Ralph Lauren admits it needs Photoshop lessons
Following a furor over a disproportionately thin model who appeared in an ad, Ralph Lauren admits its Photoshop skills could do with a little work.
I've never seen Ralph Lauren in real life, but when he appeared on "Friends" a few years ago, he looked somewhat diminutive and not entirely in the first bloom of slenderness.
So I wonder what he might have thought when a recently produced Ralph Lauren ad seemed to feature a model who last ate in 2004 and clearly enjoyed the attention of a plastic surgeon whose diet consisted entirely of mushrooms from the magic department of his local supermarket.
Those assiduously nourished people at Photoshop Disasters were rather taken with this image, in the way one might be taken by e-coli.
Then the no doubt body-conscious folks at Boing Boing joined in the dissing of the disproportionate.
Please, take a look at the picture and consider how it is that the model in question seems to have as parents a cabbage and a centipede.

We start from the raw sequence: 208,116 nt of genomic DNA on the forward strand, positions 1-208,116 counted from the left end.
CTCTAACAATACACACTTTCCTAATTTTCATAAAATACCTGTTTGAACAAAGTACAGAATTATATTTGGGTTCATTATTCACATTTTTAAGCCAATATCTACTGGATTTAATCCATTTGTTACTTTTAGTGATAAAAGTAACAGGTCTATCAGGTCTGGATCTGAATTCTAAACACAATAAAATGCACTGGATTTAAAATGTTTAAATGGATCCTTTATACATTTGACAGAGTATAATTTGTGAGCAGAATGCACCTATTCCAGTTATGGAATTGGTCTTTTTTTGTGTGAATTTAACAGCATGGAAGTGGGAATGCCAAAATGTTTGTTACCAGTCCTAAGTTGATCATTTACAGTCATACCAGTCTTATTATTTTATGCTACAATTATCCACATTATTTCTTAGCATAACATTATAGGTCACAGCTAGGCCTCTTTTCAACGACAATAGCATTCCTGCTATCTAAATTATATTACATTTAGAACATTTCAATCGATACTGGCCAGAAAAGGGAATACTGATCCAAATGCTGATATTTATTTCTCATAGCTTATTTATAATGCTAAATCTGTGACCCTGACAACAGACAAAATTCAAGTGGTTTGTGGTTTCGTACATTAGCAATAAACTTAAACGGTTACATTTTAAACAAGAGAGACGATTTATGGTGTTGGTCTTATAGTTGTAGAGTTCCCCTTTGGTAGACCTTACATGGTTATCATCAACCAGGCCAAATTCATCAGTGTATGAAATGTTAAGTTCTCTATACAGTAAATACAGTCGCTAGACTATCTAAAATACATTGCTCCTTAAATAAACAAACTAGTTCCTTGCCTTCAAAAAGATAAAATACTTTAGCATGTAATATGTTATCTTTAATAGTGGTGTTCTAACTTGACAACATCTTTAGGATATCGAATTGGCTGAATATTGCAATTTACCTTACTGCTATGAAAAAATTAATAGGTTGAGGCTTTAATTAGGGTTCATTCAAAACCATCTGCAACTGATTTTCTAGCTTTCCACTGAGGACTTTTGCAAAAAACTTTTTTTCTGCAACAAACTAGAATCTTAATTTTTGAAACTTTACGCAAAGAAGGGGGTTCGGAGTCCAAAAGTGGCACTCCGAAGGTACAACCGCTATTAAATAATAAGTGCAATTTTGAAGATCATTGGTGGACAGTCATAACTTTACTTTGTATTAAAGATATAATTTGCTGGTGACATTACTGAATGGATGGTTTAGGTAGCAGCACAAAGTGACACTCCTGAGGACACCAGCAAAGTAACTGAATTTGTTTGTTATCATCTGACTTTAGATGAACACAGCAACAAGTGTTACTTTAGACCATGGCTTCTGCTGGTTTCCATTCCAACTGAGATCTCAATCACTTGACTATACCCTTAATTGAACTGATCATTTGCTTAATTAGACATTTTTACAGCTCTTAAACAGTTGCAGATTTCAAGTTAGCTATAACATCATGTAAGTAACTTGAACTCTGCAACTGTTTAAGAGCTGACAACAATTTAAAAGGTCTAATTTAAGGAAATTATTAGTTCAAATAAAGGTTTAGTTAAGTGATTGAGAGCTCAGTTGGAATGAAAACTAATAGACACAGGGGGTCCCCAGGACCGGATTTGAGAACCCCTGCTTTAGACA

It seems Ralph Lauren's first reaction was, as with all power-dressers, to go for the DMCA takedown. Threats were tossed like post-party purses at dawn.
However, now I am delighted to report that substance has finally won over style.
According to those perfectly proportioned playthings at Extra, Ralph Lauren has gurgitated a mea gulpa: "For over 42 years we have built a brand based on quality and integrity. After further investigation, we have learned that we are responsible for the poor imaging and retouching that resulted in a very distorted image of a woman's body."
Which still makes one wonder what processes, mental as well as organizational, were enjoyed in the production of this piece.
Still, the Ralph Lauren spokesmodel continued: "We have addressed the problem and going forward will take every precaution to ensure that the caliber of our artwork represents our brand appropriately."
I am very much looking forward to that, as I need new underwear and a jacket to ward off the coming rains.
The thing is, though, I'm not so fond of those large logos. Perhaps Ralph Lauren could make them a little smaller?